This open-label study (n=15) assessed the effectiveness of six ketamine infusions (35mg/70kg) over a 12-day period on neurocognitive function in veterans with comorbid PTSD and major depressive disorder (MDD). Significant improvement was observed in working memory following completion of the infusion series while greater improvements in PTSD and MDD symptoms were associated with lower working memory, slower processing speed and faster set-shifting at baseline.
“Background: The glutamate N-methyl-d-aspartate (NMDA) receptor antagonist ketamine rapidly ameliorates posttraumatic stress disorder (PTSD) and depression symptoms in individuals with comorbid PTSD and major depressive disorder (MDD). However, concerns over ketamine’s potential neurocognitive side effects have yet to be assessed in this population. The current study investigated 1) changes in neurocognitive performance after a repeated ketamine dosing regimen and 2) baseline neurocognitive performance as a predictor of ketamine treatment effect.
Method: Veterans with comorbid PTSD and MDD (N = 15) received six infusions of 0.5 mg/kg ketamine over a 12-day period. Neurocognitive and clinical outcomes assessments occurred at baseline and within 7 days of infusion-series completion using the CogState battery.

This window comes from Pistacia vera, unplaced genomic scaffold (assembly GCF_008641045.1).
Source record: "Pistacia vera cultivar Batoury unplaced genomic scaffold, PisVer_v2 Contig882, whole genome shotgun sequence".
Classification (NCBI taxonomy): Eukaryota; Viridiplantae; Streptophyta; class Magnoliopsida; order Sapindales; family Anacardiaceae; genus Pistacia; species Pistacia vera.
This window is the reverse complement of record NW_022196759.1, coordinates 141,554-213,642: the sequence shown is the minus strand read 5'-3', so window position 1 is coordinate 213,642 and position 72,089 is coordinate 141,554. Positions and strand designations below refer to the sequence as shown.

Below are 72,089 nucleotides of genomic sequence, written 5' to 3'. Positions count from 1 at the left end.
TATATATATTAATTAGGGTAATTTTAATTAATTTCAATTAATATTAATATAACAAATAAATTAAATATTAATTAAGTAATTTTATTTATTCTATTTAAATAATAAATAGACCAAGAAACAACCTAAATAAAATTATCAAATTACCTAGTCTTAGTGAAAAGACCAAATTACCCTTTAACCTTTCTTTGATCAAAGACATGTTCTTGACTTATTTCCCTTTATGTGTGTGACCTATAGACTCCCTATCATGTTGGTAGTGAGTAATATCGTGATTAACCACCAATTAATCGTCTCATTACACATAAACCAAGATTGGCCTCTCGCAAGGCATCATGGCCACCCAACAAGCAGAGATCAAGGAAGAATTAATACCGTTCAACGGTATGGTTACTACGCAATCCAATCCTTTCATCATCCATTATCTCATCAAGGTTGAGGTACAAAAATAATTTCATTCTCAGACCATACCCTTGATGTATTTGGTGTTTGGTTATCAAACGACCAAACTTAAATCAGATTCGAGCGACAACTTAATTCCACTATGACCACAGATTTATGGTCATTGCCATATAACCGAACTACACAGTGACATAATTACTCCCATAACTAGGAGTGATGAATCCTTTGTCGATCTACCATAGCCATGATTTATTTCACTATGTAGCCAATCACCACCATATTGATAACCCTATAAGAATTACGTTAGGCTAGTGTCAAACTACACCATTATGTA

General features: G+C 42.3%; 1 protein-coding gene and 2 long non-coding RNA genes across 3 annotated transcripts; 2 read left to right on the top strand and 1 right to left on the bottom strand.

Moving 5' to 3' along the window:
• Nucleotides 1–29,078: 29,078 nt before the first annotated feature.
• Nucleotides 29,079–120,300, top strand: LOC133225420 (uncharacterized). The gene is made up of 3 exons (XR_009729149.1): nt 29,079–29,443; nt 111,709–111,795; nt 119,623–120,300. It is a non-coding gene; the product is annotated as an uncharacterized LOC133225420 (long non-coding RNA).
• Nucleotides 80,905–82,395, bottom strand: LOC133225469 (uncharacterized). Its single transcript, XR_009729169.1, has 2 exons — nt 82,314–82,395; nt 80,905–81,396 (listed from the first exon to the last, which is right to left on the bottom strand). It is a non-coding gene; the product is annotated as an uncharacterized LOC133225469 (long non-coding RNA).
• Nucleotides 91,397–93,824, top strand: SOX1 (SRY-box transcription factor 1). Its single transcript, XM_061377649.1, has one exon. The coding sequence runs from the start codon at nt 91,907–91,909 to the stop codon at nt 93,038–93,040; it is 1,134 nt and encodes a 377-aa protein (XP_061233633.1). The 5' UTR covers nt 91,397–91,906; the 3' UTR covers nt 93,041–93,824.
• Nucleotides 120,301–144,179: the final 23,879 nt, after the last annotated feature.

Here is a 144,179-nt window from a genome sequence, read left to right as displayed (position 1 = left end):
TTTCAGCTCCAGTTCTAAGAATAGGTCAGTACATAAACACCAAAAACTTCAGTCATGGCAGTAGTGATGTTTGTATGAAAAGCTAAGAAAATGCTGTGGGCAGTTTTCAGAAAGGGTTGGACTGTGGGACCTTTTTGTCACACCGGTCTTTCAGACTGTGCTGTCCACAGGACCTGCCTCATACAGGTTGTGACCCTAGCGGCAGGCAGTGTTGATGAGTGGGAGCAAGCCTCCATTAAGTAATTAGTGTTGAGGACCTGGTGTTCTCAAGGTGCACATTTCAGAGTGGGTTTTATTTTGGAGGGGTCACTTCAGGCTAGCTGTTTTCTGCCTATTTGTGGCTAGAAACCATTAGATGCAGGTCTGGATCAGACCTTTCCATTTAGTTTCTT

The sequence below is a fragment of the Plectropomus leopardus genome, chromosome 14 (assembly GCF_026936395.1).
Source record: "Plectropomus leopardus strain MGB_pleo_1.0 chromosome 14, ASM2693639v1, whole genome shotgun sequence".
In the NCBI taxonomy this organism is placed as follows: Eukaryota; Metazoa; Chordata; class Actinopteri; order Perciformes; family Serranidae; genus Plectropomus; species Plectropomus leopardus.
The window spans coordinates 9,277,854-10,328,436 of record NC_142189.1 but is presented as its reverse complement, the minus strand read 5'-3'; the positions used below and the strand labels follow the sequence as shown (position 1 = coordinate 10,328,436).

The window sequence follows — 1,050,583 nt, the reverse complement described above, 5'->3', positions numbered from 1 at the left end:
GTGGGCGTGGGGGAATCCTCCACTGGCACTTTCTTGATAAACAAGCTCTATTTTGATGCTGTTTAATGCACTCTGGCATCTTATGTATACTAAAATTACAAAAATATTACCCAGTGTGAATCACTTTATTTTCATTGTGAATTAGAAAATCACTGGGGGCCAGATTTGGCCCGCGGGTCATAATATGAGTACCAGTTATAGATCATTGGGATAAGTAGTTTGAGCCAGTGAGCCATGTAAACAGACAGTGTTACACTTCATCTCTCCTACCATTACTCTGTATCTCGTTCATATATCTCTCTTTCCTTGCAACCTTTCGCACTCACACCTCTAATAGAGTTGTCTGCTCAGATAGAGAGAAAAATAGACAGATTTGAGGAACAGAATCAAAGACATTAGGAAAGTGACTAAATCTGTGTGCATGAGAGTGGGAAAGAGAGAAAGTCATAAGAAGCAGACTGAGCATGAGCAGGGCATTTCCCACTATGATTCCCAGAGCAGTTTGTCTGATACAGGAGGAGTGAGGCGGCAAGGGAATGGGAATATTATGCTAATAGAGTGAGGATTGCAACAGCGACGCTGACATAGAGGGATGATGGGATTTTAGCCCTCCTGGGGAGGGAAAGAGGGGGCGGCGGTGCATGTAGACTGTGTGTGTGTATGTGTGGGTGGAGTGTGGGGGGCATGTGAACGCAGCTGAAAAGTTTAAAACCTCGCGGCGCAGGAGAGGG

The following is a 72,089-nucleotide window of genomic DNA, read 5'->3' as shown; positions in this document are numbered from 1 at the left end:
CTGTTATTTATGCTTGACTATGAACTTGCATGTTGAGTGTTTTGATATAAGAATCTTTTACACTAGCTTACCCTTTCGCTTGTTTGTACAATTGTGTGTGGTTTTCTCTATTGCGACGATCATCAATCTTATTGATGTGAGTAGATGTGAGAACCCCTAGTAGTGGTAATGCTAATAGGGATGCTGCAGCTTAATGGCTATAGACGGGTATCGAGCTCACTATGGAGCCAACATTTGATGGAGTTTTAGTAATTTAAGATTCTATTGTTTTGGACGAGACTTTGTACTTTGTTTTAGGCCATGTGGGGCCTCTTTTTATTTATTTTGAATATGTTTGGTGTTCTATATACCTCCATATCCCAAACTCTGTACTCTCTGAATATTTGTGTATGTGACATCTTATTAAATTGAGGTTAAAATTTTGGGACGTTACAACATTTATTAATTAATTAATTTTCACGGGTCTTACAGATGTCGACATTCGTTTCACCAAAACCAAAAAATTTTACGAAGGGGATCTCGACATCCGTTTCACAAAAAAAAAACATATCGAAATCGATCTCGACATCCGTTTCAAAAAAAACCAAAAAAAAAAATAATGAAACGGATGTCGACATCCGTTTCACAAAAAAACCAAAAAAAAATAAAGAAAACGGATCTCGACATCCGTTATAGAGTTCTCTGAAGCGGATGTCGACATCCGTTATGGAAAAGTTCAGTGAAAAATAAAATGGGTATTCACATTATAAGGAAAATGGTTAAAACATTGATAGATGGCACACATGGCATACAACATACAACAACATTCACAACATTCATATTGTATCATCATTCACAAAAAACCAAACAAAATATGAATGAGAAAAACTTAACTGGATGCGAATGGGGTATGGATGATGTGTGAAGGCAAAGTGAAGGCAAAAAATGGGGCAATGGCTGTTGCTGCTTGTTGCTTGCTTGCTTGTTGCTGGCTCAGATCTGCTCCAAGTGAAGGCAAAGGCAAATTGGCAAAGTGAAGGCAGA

Results: Repeated ketamine infusions did not significantly worsen any measures of cognition. Rather, significant improvement was observed in working memory following completion of the infusion series. In addition, greater improvements in PTSD and MDD symptoms were associated with lower working memory, slower processing speed and faster set-shifting at baseline. Lower verbal learning was also predictive of improvement in depression.
Limitations: This study applied an open-label design without placebo control. As such, it is not known to what extent the correlations or improvement in neurocognitive performance may have occurred under placebo conditions.
Conclusion: This is the first study to examine the neurocognitive effects of repeated ketamine in participants with comorbid PTSD and MDD. Our findings suggest potential baseline neurocognitive predictors of ketamine response for comorbid PTSD and MDD symptoms.”
Authors: Sophia Albott, Kelvin O. Lim, Christopher Erbes, Paul Thuras, Joseph Wels, Suanna J. Tye & Paulo R. Shiroma
Summary of Neurocognitive effects of repeated ketamine infusions in comorbid PTSD and MDD
Ketamine is a high-affinity, non-competitive N-methyl-D-aspartate (NMDA) glutamate receptor antagonist that has been used as an anaesthetic for over 40 years. It has recently been shown to have rapid-onset antidepressant effects in patients with treatment-resistant depression.
Ketamine has been shown to seriously affect neurocognition in healthy volunteers and a ketamine model of schizophrenia. However, repeated ketamine infusions may cause short- and long-term neurocognitive effects.